By Nancy Armour |
Maybe it takes a day like this to fully appreciate Simone Biles’ greatness. Maybe it takes seeing her flaws to realize how spectacular an athlete she really is.
Maybe by seeing her at her worst, we can now agree she is the best — in her and every other sport.
Biles became the first woman to win four all-around titles at the world gymnastics championships Thursday despite falling on vault and balance beam. Her score of 57.491 was 1.693 points ahead of Japan’s Mai Murakami, her largest margin of victory yet at worlds.
That Biles won – and won by that much – is not because her competition is inferior. Rather, it’s because her level of difficulty, the skills she does, are so thoroughly superior.
“She makes it look so easy. But this is as hard as men’s gymnastics what she’s doing on floor and vault,” said Laurent Landi, Biles’ coach. “You need to take this into consideration and appreciate her desire to go this road.
“She has a great ability that she needs to push it to the limit,” Landi added. “And when it goes very well, it’s amazing. When it doesn’t go well, it’s still good enough.”
We are living in a golden age of sport, witness to the likes of Serena Williams, LeBron James, Steph Curry, Tom Brady, Aaron Rodgers, Roger Federer and Tiger Woods. Yet what Biles is doing is more impressive than all of them.
Their sports do not require them to defy gravity at every turn. Catastrophic injuries for them are a fluke, not the routine risk Biles faces as she flips and twists 10 feet above the ground.
More than that, though, is how the 21-year-old Biles has redefined herself, and her sport.
When she returned from her yearlong layoff after the Rio Olympics, where she won four gold medals, Biles could easily have kept doing what she already knew worked. Her difficulty level on vault and floor exercise alone was enough to give her a head start, and no one was likely to challenge that.
That isn’t what brought Biles back, however. She’d already established herself as the best gymnast of all time, had won the biggest prizes there are. Anything else would just be more of the same.
No, she came back because she wanted to see what she could do. To test her limits and see what her body was capable of. Could she master a vault so difficult some of the top men won’t even try it? Could she add more tricks to a floor routine that already made astronauts dizzy? Could she transform herself on her “worst” event?
“In our sport, I’ve not seen any athlete that takes this much time off and comes back better. I’ve never seen that before,” said Tom Forster, national team coordinator. “So she’s an anomaly for sure — in a really cool way.”
Biles’ routines are so hard that her total difficulty score, 25.4 points, was more than three points better than Murakami’s. That’s why, despite her falls on vault and beam, she took a .092 lead into the fourth and final rotation, floor exercise.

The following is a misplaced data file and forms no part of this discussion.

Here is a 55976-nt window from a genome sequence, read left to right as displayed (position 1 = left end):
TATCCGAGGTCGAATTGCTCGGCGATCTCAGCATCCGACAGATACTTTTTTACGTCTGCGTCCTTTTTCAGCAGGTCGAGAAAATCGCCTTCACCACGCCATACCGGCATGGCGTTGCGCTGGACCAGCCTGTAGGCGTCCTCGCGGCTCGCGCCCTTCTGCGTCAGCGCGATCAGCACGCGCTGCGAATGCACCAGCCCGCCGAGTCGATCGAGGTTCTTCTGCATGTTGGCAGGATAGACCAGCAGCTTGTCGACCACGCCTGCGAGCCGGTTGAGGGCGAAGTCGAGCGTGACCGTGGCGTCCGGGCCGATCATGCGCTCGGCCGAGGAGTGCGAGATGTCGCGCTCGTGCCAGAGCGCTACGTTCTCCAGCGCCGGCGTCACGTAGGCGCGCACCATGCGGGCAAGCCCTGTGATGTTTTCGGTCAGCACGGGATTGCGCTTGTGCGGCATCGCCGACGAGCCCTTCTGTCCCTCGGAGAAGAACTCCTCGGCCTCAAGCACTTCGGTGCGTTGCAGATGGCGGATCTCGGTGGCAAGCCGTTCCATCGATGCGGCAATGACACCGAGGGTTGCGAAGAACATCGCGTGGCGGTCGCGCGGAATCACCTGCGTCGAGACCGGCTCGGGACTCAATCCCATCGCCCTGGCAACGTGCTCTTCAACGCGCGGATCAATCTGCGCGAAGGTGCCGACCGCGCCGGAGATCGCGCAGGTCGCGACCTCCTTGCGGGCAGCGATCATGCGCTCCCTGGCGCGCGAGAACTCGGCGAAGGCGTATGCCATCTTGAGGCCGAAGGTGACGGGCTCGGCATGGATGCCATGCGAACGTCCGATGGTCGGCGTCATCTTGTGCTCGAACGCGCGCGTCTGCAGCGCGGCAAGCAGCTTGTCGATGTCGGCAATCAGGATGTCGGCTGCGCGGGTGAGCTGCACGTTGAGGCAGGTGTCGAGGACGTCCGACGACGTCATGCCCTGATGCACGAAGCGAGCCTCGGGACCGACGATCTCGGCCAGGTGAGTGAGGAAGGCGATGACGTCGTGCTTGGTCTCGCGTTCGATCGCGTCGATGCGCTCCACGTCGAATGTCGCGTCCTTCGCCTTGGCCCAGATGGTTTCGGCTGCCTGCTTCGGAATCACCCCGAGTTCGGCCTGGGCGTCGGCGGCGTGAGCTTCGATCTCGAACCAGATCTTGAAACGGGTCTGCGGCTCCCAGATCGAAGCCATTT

It’s also why, despite knowing she was having an off day, despite knowing she could do the bare minimum and still win, the thought of watering down floor was never a serious consideration.
“I’d still rather go out there and show who I am as a competitor,” Biles said.
She crushed the floor routine, soaring so high on her tumbling passes that fans had to crane their necks to see her. She actually had so much power on the first pass that she put one foot out of bounds to steady herself, but the rest was dazzling.
By the end, Landi was clapping his hands above his head. Biles’ score of 15 was a full point better than Murakami’s, and her 6.6 difficulty score was the highest of the night on any event.
“That defines everything that she is. That’s why she’s the best in the world,” Landi said. “Because otherwise, it’s like you’re in the middle of the pack. You want to differentiate yourself.”
Sure, the number of titles do that. But it’s no longer about the medals or putting her name in the history books. If it was, Biles wouldn’t have described her day as “a bomb” and questioned whether she’d earned this latest crown.
“It’s not the gymnast that I am,” she said. “Even though I won, I wish it were a little bit different. … It just sucks that I did so bad and I still won.”
By pushing herself, by refusing to settle for the status quo, Biles has made the impossible seem ordinary. In doing so, she’s shown herself to be extraordinary.
This article was republished with permission from the original author and 2015 Ronald Reagan Media Award recipient, Nancy Armour, and the original publisher, USA Today. Follow columnist Nancy Armour on Twitter @nrarmour.